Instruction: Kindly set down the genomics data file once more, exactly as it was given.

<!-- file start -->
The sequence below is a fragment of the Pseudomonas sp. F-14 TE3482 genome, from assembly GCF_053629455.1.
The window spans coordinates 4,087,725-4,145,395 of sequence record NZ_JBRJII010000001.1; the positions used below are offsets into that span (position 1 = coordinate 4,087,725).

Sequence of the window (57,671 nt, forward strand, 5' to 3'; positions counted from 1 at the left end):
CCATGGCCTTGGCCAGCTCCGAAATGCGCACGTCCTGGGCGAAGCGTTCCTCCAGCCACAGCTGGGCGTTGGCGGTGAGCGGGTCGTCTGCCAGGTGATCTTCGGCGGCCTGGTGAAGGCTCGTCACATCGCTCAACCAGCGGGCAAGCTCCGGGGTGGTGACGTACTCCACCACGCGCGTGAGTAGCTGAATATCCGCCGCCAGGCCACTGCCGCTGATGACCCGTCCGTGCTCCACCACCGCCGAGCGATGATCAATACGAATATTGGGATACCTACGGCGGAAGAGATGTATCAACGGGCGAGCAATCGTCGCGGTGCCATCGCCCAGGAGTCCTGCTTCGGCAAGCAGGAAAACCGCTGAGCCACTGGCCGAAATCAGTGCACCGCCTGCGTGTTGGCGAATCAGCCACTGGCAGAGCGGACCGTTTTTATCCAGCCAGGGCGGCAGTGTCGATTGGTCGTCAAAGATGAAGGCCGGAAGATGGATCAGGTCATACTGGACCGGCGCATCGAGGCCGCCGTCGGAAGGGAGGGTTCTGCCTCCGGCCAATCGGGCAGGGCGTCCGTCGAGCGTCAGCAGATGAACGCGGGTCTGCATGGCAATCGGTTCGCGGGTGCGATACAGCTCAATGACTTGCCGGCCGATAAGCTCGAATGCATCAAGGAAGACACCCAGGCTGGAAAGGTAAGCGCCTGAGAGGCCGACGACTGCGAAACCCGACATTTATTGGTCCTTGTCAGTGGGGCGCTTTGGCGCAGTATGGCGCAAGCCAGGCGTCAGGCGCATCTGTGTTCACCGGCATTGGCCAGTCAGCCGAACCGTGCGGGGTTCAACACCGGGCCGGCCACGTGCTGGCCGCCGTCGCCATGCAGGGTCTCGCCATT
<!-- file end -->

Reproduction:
The sequence below is a fragment of the Pseudomonas sp. F-14 TE3482 genome, from assembly GCF_053629455.1.
The window spans coordinates 4,087,725-4,145,395 of sequence record NZ_JBRJII010000001.1; the positions used below are offsets into that span (position 1 = coordinate 4,087,725).

Sequence of the window (57,671 nt, forward strand, 5' to 3'; positions counted from 1 at the left end):
CCATGGCCTTGGCCAGCTCCGAAATGCGCACGTCCTGGGCGAAGCGTTCCTCCAGCCACAGCTGGGCGTTGGCGGTGAGCGGGTCGTCTGCCAGGTGATCTTCGGCGGCCTGGTGAAGGCTCGTCACATCGCTCAACCAGCGGGCAAGCTCCGGGGTGGTGACGTACTCCACCACGCGCGTGAGTAGCTGAATATCCGCCGCCAGGCCACTGCCGCTGATGACCCGTCCGTGCTCCACCACCGCCGAGCGATGATCAATACGAATATTGGGATACCTACGGCGGAAGAGATGTATCAACGGGCGAGCAATCGTCGCGGTGCCATCGCCCAGGAGTCCTGCTTCGGCAAGCAGGAAAACCGCTGAGCCACTGGCCGAAATCAGTGCACCGCCTGCGTGTTGGCGAATCAGCCACTGGCAGAGCGGACCGTTTTTATCCAGCCAGGGCGGCAGTGTCGATTGGTCGTCAAAGATGAAGGCCGGAAGATGGATCAGGTCATACTGGACCGGCGCATCGAGGCCGCCGTCGGAAGGGAGGGTTCTGCCTCCGGCCAATCGGGCAGGGCGTCCGTCGAGCGTCAGCAGATGAACGCGGGTCTGCATGGCAATCGGTTCGCGGGTGCGATACAGCTCAATGACTTGCCGGCCGATAAGCTCGAATGCATCAAGGAAGACACCCAGGCTGGAAAGGTAAGCGCCTGAGAGGCCGACGACTGCGAAACCCGACATTTATTGGTCCTTGTCAGTGGGGCGCTTTGGCGCAGTATGGCGCAAGCCAGGCGTCAGGCGCATCTGTGTTCACCGGCATTGGCCAGTCAGCCGAACCGTGCGGGGTTCAACACCGGGCCGGCCACGTGCTGGCCGCCGTCGCCATGCAGGGTCTCGCCATT